Dance Class Benefits


Don’t be fooled by glittery costumes and false eyelashes — competitive dancers are athletes, who deserve to be taken just as seriously as members of any other team such as soccer, swimming or track. And, unlike many sports which are often seasonal, dance practice typically runs all school year or even year-round.

According to the National Registry of Dance Educators, dance provides physical, intellectual, artistic, social and individual benefits that can enrich any dancer’s life. If you visit a few studios in your area, you will likely find a vibe and set of values that are a good match for your child and family. Here are some of the many skills, benefits and positive character traits that can be developed via consistent dance classes:

1. Listening skills.

In order to learn, dancers have to hear and absorb verbal instructions from their teachers, often on the fly.    

2. Powers of observation.

Dancing is a multi-sensory skill, so there are many ways to learn and watching closely is an important part of the process, especially for more visual learners.

3. Social circle expansion.

Dancers can make new friends in dance class and those friendships tend to deepen over time; plus, kids who spend a lot of time working on new skills together are likely to form tighter friendships.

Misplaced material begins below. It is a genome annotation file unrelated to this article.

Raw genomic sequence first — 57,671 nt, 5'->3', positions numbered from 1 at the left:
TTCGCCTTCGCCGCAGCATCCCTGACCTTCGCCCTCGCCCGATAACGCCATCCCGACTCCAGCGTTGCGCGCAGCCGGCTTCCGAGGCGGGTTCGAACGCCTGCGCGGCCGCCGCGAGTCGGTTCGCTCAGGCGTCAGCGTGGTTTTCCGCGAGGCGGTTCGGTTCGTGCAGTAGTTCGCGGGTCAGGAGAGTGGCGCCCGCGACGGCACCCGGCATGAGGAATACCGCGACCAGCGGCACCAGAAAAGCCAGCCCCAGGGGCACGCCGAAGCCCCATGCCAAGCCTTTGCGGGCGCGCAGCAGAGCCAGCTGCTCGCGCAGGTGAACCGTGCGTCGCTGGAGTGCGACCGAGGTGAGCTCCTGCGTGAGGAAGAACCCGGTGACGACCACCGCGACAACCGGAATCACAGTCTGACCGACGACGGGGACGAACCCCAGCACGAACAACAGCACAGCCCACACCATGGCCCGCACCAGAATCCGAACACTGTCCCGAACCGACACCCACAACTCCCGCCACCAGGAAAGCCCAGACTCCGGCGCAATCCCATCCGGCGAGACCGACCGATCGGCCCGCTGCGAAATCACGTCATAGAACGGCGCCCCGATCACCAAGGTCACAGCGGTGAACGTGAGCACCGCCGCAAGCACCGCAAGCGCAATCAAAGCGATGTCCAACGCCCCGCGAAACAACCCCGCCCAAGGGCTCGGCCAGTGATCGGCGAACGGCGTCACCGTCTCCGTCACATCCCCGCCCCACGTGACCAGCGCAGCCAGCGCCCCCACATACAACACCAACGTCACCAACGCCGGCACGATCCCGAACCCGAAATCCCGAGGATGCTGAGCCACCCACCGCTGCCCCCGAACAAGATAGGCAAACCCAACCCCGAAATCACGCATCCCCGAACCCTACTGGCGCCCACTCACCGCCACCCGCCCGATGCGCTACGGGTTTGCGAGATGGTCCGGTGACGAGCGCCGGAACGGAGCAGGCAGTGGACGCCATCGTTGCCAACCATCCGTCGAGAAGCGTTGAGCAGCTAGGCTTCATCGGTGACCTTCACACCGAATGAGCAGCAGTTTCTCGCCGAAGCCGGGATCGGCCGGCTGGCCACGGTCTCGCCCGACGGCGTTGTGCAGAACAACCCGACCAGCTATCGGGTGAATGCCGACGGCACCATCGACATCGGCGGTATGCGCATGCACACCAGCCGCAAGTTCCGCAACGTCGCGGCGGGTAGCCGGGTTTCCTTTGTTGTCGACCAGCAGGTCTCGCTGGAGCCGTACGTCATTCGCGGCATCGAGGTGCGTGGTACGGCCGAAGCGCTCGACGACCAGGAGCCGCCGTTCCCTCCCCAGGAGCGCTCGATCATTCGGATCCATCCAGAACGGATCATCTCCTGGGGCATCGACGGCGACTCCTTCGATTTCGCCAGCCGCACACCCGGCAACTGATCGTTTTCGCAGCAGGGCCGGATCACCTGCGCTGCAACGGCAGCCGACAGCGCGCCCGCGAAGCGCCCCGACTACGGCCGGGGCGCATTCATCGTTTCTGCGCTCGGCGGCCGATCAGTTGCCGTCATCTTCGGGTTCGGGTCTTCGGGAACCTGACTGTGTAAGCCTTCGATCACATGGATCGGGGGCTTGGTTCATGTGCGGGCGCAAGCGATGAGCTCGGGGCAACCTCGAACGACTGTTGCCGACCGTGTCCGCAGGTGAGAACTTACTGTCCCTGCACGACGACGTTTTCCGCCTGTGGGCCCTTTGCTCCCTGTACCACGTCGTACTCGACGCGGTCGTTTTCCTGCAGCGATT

4. Development of strength.

Dancers must be strong no matter what their size because they need core strength as well as individual muscle strength to leap, turn and twist without injury.

5. Focus on follow-through.

Because dance is kinesthetic as well as musical and rhythmic, children who have trouble sitting still in school can concentrate more easily while learning a complete dance movement, which takes considerable concentration, focus and practice.

6. Poise practice.

Even if your child often trips or bumps into things, poise in the practice room will eventually translate into increased body awareness and better motor control outside the studio.

7. Self-discipline.

By teaching mastery of a routine through practice, dancers learn how to aim for a goal and reach it; repeated over time, this ability to get things accomplished can be applied to any task or healthy habit.

8. Teamwork.

Dancers often literally depend on each other to lift each other up, to hold each other up, and to work in unison to make a whole.

9. Stress reduction.

Dancers who are experiencing stress in life outside the studio may find that the consistency, focus and health benefits of dance counterbalance negative effects of any stress in their personal lives.

10. Community inclusion.

A studio is composed of the owner, the instructors, the students and the parents and families of the students. Dancers learn that they can be a significant part of the whole and still shine as individuals. They can look to others for good examples and also set a good example. They learn, most importantly, to work hard, do their best and still have fun.


Christina Katz is a freelance writer. Her latest book is The Art of Making Time for Yourself: A Collection of Advice for Moms.


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